Musée Fernand Léger

Entrance to the museum

He is the first major painter to embrace modern form in his design, specifically the form of the machine.  A painting that he did in 1905, My Mother’s Garden, as the Fauves took the scene by storm, is pure impressionism.  He was 24 and had been rejected as a student by the Ecole des Beaux Arts.  (It would be interesting to research how many great writers, artists, etc., have been rejected by petty minds.)  But he stuck to his guns (cf. later) and in the creative climate of the Cubists in Paris, he attended a retrospective of Cezanne’s work and in 1912 he painted La Femme en Bleu, the turning-point in his career. I saw it at the museum.

It was André Malraux that established not only the Léger museum, but the Chagall museum as well – where are more politicians like this?  In 1960 the inauguration of the Léger Museum was attended by Chagall himself, Picasso and Braque.  It was five years since Léger’s death.  Permission had been granted to reproduce Léger’s designs as abstract murals and the result is striking.  Comosition Murale is 25 X 12 metres; the three murals above the parking area are 15 metres each and the façade of the Museum itself is an abstract probably 20 X 8 metres.  The Léger Museum dwarfs the Chagall Museum.

In the gardens there are ceramic and metal friezes and a sculpture in steel six metres high between cypresses overlooking the Biot valley.  You go in at the entrance and find yourself bathed in light of primary colours – stained glass windows about 10 metres tall, designs happily tropical.

On the wall are the biographical details.  In 1917 Léger, in a trench at Verdun, nearly died in a mustard gas attack by the Germans. Perhaps that experience left him dour – the heavy moustache makes him look like a baker.  But the details did remind me of the tragic deaths of August Macke and Franz Marck, two brilliant German artists who died in those trenches two years before that.  What does this thing called war do to us?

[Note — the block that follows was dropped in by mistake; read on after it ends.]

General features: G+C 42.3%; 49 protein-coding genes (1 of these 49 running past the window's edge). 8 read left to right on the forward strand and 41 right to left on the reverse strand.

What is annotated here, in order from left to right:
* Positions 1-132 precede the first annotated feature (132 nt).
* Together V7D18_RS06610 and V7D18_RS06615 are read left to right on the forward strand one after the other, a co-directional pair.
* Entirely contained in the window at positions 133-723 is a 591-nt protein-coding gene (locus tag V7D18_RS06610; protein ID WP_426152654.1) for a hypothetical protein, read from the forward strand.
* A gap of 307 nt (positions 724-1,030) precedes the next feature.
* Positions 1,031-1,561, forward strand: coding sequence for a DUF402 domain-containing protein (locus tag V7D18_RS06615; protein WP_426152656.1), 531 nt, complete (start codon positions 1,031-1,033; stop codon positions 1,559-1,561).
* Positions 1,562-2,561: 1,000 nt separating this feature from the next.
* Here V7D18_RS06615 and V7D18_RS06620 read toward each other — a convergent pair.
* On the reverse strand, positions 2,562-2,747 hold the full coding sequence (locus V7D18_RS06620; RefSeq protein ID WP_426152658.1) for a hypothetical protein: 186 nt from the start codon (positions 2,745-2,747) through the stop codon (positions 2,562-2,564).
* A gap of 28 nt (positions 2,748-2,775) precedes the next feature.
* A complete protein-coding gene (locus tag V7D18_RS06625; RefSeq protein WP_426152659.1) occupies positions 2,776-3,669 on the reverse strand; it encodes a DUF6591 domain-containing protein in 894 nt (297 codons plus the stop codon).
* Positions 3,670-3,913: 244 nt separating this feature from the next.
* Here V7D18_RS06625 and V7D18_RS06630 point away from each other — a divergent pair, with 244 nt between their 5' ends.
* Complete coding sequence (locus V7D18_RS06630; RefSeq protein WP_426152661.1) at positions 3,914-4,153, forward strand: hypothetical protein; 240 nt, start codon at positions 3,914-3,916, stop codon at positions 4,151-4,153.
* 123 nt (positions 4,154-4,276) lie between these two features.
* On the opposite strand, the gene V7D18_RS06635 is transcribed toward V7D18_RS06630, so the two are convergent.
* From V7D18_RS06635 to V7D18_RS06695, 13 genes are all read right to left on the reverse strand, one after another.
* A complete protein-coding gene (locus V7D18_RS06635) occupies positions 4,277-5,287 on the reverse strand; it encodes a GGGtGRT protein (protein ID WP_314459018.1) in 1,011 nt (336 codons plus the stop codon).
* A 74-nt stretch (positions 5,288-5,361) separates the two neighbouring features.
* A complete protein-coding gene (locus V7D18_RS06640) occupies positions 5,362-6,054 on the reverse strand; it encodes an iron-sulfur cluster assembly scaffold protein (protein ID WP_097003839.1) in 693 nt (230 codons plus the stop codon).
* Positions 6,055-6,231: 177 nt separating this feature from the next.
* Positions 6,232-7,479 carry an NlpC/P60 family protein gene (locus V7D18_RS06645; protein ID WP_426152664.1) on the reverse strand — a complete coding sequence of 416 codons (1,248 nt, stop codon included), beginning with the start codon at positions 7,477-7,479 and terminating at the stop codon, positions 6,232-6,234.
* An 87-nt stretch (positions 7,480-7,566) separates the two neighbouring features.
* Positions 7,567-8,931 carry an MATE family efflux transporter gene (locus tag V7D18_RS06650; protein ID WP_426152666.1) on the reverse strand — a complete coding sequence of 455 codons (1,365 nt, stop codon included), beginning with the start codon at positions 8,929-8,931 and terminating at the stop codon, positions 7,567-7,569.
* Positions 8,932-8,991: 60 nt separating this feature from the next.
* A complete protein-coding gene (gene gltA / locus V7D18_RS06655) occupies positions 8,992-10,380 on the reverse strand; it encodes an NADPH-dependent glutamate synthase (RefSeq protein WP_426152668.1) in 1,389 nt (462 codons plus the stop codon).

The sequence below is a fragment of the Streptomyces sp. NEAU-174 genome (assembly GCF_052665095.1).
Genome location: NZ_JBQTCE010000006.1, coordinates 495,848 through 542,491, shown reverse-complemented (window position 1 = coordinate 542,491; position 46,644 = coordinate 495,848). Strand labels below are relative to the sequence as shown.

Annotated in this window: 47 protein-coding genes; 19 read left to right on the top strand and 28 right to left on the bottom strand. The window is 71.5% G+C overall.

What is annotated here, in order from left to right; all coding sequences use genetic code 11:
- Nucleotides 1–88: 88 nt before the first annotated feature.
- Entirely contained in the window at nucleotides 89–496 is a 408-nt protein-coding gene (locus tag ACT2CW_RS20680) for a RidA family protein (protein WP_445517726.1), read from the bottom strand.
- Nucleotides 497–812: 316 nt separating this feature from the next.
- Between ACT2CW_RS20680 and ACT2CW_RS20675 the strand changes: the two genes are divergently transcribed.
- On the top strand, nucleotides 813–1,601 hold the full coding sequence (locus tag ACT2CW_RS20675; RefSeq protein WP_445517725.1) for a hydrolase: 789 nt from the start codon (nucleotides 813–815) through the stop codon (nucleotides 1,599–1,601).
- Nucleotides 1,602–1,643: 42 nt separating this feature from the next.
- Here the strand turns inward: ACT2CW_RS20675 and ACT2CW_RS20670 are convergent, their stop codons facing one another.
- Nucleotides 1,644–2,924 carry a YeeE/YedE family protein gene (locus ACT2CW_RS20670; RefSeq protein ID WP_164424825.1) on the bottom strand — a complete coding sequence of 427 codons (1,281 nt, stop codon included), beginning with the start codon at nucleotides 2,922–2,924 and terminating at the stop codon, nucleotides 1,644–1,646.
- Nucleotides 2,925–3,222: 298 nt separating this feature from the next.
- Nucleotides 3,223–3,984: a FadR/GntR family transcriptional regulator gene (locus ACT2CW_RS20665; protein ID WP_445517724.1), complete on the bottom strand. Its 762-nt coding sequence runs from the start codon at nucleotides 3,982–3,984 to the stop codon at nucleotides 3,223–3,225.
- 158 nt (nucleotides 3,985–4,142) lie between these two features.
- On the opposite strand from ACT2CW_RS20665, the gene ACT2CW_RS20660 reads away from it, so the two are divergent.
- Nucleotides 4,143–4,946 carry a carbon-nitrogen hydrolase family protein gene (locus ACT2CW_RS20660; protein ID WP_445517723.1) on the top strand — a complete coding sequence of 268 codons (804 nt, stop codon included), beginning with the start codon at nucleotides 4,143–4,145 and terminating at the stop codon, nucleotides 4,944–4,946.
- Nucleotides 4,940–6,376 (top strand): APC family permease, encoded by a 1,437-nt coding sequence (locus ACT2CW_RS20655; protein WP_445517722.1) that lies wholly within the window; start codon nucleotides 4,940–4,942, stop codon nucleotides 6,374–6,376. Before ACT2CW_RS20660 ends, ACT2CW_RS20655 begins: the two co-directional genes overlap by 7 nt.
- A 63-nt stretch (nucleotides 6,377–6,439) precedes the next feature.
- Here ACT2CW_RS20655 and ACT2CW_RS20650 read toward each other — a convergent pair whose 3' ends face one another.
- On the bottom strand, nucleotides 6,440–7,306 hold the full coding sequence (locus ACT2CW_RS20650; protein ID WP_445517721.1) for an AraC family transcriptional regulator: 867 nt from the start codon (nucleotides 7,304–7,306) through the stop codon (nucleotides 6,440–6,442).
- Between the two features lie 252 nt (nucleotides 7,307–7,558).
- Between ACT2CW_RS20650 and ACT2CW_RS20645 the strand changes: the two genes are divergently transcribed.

Aproximately 15m abstract above the parking lot

In the permanent collection are works from the first decade of the 20th-century – a nuanced, realistic portrait of his uncle;  work from the 1920s and 1930s when his “mechanistic” phase was at its height and compositions after the Second World War – abstractions with floating rags of black (no painting without black), green, yellow, red, blue.

It is interesting for me to see how he portrays human beings.  “The human figure,” he says, “has plastic value, not sentimental value.”  Those figures that populate his canvases, look as if they are constructed from plastic tubes and yet they have a humanity. The textures are never far from a metallic sheen:  he once said that the most beautiful thing for him was the sheen on the barrel of a revolver. These were the guns he stuck to. This is the spirit of modernism and it is easy to see why some have said Léger was the father of Pop Art.

I left early and thought to explore the village of Biot where I had seen the glass factory.  I recognized the tradition of town building – the dwellings clustering at the top of a hill, pinnacled by the church tower.  To get there I trekked up the narrow cobbled streets of the Middle Ages.  The Church, I saw, was built in the 15th-century, though I couldn’t see the interior because of renovations.  The street signs are all bilingual, something I haven’t seen in Provence:  Le Cul de Sac / Lou Cuou de Saco.  The glass industry of Biot probably has its roots in Italy, and in Venice, in particular.

Will van der Walt ©

Mercredi  13 Juin 2012

Images Sources: Photographs by Will


One Response to Musée Fernand Léger

  1. I feel as if I am there. I love your pictures, they bring it to life,

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